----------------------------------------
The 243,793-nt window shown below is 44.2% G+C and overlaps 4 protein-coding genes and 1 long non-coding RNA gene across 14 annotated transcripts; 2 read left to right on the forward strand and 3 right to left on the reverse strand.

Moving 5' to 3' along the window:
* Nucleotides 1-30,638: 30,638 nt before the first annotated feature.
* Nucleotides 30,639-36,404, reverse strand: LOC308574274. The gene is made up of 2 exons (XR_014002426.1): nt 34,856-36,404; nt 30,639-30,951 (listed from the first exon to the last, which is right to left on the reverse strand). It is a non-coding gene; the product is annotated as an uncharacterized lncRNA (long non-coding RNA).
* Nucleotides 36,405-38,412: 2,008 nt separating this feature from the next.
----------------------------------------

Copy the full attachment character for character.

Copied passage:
The 243,793-nt window shown below is 44.2% G+C and overlaps 4 protein-coding genes and 1 long non-coding RNA gene across 14 annotated transcripts; 2 read left to right on the forward strand and 3 right to left on the reverse strand.

Moving 5' to 3' along the window:
* Nucleotides 1-30,638: 30,638 nt before the first annotated feature.
* Nucleotides 30,639-36,404, reverse strand: LOC308574274. The gene is made up of 2 exons (XR_014002426.1): nt 34,856-36,404; nt 30,639-30,951 (listed from the first exon to the last, which is right to left on the reverse strand). It is a non-coding gene; the product is annotated as an uncharacterized lncRNA (long non-coding RNA).
* Nucleotides 36,405-38,412: 2,008 nt separating this feature from the next.